Thoughts On The Dead

Musings on the Most Ridiculous Band I Can't Stop Listening To

Thoughts On Marvel Comics Without Research

  • The vast majority of it is utter nonsense written (sometimes poorly) by potheads and drawn (sometimes crudely) bu other potheads; there were also potheads who did the inking and lettering.
  • But there is some truly good stuff; it’s just hidden beneath a universe worth of clones, alternate realities, semi-successful retcons, shameless trend-chasing, and about thirty years of putting Wolverine in everything.
  • The stories are good ones because even though the characters fly around with magic hammers, they have recognizable human emotions, flaws, motivations: this is in opposition to DC’s heroes, who are unknowable gods; the Fantastic Four, X-Men, and Avengers always spent more time fighting one another than any bad guys, while the Justice League lives on the moon.
  • Anyway, we begin at the beginning: Marvel was called Timely Comics back during the War; a young man came to work there named Stan Lieber.
  • Stan was just there temporarily, while he wrote his novel and became an important author, so he adopted the pen name Stan Lee.
  • It makes sense that Stan made up his name, because he has been making things up for quite a while now.
  • Somewhere in the fifties, Timely became Marvel and they didn’t publish superhero comics for a while – they did monster comics and romance and adventure and soldier comics, but in 1961, Marvel’s publisher saw that DC had a hit with Justice League, so he asked Stan for a team book. Stan and Jack Kirby came up with the Fantastic Four and the Marvel Universe was born.
  • That’s the story, anyway.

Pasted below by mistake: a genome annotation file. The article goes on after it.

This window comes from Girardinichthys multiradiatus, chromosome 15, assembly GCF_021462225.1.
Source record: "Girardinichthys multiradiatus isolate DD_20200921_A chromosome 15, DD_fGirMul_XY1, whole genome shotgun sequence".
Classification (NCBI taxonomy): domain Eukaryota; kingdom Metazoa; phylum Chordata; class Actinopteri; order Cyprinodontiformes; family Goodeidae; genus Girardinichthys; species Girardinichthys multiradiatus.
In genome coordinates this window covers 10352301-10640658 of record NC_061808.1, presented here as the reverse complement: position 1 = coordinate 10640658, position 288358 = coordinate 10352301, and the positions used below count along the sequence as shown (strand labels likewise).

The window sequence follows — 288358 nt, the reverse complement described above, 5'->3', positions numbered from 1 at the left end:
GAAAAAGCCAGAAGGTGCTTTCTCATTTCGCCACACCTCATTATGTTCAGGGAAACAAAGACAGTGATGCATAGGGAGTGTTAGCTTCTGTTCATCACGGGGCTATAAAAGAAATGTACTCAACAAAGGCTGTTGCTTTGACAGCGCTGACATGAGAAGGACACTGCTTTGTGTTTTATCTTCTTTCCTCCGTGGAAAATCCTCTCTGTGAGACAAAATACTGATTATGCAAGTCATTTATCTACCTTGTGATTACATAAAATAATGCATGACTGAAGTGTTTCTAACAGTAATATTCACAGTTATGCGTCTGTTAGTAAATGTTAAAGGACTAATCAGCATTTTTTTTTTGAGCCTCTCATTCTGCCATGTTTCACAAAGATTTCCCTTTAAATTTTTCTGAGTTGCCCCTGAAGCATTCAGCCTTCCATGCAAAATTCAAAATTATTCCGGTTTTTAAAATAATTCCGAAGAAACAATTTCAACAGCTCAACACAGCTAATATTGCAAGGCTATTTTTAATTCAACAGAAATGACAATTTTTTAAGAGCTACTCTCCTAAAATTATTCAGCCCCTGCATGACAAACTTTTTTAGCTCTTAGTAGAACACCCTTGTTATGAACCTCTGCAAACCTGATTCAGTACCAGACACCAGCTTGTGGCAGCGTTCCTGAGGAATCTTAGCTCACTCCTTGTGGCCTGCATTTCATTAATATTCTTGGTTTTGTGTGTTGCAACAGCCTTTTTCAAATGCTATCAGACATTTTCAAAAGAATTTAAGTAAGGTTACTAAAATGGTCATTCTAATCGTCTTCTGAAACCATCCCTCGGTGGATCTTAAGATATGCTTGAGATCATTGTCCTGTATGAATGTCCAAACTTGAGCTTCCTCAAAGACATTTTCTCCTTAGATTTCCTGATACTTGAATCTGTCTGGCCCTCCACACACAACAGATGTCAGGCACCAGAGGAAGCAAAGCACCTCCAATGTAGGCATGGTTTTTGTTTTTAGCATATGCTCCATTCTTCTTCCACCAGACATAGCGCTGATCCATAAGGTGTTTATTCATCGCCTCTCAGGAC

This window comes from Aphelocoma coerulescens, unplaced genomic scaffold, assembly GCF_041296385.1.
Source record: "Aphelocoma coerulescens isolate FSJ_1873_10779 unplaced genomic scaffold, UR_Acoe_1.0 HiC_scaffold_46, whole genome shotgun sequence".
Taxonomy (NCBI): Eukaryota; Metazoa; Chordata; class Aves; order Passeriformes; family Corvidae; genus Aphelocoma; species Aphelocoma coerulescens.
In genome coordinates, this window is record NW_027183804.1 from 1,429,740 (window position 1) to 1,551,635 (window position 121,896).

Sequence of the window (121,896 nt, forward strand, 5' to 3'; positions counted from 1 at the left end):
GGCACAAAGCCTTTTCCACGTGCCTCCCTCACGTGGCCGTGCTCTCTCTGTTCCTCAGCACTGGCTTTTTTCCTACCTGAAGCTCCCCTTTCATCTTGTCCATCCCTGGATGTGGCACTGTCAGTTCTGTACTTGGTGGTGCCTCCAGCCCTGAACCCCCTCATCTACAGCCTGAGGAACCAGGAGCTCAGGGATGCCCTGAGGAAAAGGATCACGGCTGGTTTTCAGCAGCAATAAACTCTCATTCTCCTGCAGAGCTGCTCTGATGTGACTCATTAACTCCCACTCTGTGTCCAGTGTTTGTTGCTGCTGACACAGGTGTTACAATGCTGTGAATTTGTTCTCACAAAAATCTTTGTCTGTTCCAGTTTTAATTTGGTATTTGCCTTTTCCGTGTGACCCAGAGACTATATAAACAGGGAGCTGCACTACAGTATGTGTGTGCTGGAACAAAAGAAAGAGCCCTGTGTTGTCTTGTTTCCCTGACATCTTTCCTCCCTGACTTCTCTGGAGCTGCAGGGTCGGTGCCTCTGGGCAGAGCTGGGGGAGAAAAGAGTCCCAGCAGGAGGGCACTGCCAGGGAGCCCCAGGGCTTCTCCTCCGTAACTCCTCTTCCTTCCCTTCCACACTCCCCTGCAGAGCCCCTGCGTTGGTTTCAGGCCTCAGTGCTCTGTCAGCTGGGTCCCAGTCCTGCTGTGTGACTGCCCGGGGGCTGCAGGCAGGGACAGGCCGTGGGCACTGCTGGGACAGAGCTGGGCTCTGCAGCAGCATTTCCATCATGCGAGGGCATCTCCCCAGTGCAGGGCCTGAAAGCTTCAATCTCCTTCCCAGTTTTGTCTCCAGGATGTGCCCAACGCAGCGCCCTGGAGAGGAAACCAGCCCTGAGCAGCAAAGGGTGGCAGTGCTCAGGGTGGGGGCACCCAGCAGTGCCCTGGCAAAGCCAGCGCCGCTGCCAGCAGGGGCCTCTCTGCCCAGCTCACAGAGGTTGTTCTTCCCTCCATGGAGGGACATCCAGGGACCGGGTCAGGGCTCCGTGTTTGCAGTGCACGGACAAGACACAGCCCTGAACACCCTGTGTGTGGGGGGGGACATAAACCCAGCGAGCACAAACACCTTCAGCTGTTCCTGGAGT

• The FF is more than a little bit stolen from another comic, DC’s Challengers of the Unknown, and the art in the first issues is amateurish, but it was a hit, and so was Spider-Man, and then Thor and Iron Man and the rest.
  • Stan Lee’s way with dialogue is a bit dated (his characters whisper with exclamation points and constantly narrate their actions), but his characters and stories are still being used and told today.
  • It should also be noted that DC was deeply weird and corny during this period: Superman was a lunatic god forever fucking with Lois Lane, and Batman was hanging out with Ace the Bat Hound (true), and Green Arrow’s solution to every problem was “boxing glove arrow.”
  • Mugger?
  • Boxing glove arrow.
  • Plumbing fucked up?
  • Boxing glove arrow.
  • Crisis on Infinite Earths?
  • Boxing glove arrow.
  • Plus, DC took place in a stupidly named universe: Metropolis is a stupid name, and Star City is a stupid name, and Coast City is a stupid name.
  • Stupid.
  • Spider-Man, on the other hand, was from Forest Hills; he later attended Empire State University, which is uptown; for a long time, he lived in Chelsea, but I am assuming he has long since been priced out of the area.
  • Doctor Strange lived in the village; the Baxter Building, along with the Daily Bugle building, was in Midtown; Captain America kept an apartment in his old Brooklyn neighborhood, but stayed some nights at Avengers Mansion, which was on Fifth Avenue in Central Park. (It was the Frick Museum, basically.)
  • So everybody ran into each other constantly.
  • Team-ups, yo.
  • Team-ups always sold well: you put a bunch of heroes in a thing, then the reader is getting more value than if there were only one hero in the thing.
  • Simple hero economics.
  • Marvel’s books were always referencing each other, and characters popping in and out of each others’ stories, which made the reader a fan of “Marvel,” not Spidey, or Cap, or whatever.